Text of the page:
According to a Gallup poll, about 6% of Americans believe that man never went to the moon; they endorse conspiracy theories in which these landings were supposedly staged in a studio. This post is not about such conspiracy theories. I will discuss why we cannot go to the moon, although we can have the experience of going to the moon, based on a fractal space in which there is a ‘moon’ within earth (because the whole is represented in the part), but it is not the real moon. I will discuss how fractal space is evidenced in Sāńkhya when space is described as a tree rather than a box. Since modern science treats space as a box rather than a tree, we can interpret the arrival on the earthly moon to be the arrival on the real moon—assuming such a journey is undertaken. Thus, regardless of whether the moon landings were staged or not, we cannot go to the real moon, but we could go to the moon within the earth space. To understand the real moon, we will have to revise the model of space from a box into a tree.
One of the most enduring images in the Vedic scriptures is that of Lord Brahma sitting on a lotus the stem of which goes down to the navel of Garbhodakaśāyī Viṣṇu, who is also praised as Hiranyagarbha. The fourteen planetary systems in Vedic cosmology are described to reside inside the “stem” of this lotus, which is kind of perplexing because the universe is three dimensional—and described as a sphere—but the lotus stem is one dimensional. How can we squeeze three dimensions into one dimension? This post discusses this question, and shows how the three dimensions are reduced to one dimension by “twisting” the single dimension using a process like the “curved” flow of kundalini. The post discusses parallels between the body and the universe, the process of primary and secondary creations, and how these are connected to Sāńkhya as well as the forms of Lord Viṣṇu who are “controllers” in the material universe.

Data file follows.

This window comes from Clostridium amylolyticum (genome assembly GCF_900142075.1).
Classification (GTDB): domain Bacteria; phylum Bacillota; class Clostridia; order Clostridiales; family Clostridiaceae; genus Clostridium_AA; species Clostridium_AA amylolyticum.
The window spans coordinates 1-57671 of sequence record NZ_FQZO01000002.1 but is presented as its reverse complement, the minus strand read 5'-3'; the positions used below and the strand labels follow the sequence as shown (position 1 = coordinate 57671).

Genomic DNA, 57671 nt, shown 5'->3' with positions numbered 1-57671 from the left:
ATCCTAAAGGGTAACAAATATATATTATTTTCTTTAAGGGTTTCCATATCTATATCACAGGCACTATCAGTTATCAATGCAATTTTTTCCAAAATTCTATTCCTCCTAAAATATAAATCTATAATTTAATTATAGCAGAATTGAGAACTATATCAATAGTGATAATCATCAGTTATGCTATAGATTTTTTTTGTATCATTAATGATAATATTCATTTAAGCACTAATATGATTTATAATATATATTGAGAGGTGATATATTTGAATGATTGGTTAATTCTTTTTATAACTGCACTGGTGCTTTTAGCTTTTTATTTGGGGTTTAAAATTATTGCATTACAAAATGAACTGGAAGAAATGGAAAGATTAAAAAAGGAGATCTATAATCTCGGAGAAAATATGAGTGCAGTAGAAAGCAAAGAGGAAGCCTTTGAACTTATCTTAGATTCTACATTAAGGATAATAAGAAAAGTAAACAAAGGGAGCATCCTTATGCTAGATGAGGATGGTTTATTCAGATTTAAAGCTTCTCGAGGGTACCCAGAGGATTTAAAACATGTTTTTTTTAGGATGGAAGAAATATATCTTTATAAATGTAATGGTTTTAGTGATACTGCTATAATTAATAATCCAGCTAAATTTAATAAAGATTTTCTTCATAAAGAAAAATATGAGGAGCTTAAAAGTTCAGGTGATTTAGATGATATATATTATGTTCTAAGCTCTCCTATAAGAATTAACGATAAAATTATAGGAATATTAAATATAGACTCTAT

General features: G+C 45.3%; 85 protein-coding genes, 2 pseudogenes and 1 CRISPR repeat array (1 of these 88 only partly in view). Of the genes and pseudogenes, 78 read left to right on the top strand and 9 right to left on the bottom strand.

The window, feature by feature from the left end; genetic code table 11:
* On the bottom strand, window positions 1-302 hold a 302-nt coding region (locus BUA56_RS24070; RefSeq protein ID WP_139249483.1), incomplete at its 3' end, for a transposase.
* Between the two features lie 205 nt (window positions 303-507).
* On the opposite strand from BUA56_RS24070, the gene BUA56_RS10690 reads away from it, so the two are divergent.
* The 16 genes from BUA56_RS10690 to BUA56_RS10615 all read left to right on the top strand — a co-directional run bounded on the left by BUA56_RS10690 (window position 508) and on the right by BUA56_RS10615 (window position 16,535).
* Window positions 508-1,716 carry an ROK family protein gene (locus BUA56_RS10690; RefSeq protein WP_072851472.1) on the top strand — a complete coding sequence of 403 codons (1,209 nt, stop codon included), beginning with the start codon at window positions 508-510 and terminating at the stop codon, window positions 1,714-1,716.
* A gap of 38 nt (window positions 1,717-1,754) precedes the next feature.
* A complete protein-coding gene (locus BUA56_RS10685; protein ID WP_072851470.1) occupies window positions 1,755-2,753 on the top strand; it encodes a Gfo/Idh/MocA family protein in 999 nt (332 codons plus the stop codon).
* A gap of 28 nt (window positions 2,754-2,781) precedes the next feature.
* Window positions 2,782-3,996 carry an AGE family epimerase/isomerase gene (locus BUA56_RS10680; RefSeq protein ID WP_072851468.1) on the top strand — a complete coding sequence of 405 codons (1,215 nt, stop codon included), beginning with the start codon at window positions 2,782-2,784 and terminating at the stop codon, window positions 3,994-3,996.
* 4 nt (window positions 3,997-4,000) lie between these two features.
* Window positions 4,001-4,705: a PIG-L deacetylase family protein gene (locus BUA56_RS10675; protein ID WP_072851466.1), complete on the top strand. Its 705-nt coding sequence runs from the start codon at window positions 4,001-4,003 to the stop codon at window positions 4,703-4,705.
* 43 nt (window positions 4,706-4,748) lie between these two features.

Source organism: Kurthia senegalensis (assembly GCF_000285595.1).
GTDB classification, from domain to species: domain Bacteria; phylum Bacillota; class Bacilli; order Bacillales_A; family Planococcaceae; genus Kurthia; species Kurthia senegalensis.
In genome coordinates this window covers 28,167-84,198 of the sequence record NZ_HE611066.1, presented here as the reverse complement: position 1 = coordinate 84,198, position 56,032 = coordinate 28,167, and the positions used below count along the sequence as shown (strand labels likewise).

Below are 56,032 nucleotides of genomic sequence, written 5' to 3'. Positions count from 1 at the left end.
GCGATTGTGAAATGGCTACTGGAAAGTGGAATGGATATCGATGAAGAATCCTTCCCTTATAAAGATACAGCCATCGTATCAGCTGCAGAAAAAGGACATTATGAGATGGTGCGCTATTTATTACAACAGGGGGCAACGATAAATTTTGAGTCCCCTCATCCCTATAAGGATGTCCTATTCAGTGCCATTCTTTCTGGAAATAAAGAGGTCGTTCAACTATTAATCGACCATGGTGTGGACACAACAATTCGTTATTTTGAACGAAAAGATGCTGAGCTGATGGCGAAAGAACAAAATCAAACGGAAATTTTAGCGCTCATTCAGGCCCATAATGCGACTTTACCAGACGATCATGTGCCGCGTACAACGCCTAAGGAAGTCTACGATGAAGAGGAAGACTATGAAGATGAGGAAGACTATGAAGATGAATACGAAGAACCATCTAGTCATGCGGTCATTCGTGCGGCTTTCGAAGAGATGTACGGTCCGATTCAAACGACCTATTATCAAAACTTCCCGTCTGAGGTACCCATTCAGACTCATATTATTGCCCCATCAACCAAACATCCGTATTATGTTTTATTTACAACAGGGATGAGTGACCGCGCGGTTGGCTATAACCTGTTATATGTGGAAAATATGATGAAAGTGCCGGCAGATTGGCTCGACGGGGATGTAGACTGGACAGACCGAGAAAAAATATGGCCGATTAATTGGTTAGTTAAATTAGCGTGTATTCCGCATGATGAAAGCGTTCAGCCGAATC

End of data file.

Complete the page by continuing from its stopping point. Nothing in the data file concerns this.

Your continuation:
The previous post discussed the meaning of sat, chit, and ananda—i.e. consciousness, the search for meaning, and the search for happiness. The search for meaning creates a personality—i.e. how others know you. The search or happiness creates an individuality—i.e. what kinds of pleasures one enjoys. The individuality and personality create many conflicts, because what you enjoy may not be meaningful, and what is meaningful may not be enjoyable. We all know that we need both meaning and happiness, and doing one or the other would not suffice. The conflict between meaning and happiness is resolved by a third category—consciousness—which, as we have seen before, exists as choice. The resolution is that sometimes we prefer meaning over happiness, and at other times we prioritize happiness over meaning. This post discusses the implications of these categories and how a three-fold distinction within transcendence not only creates different tiers within a spiritual reality, but is also the basis of the three modes of material nature.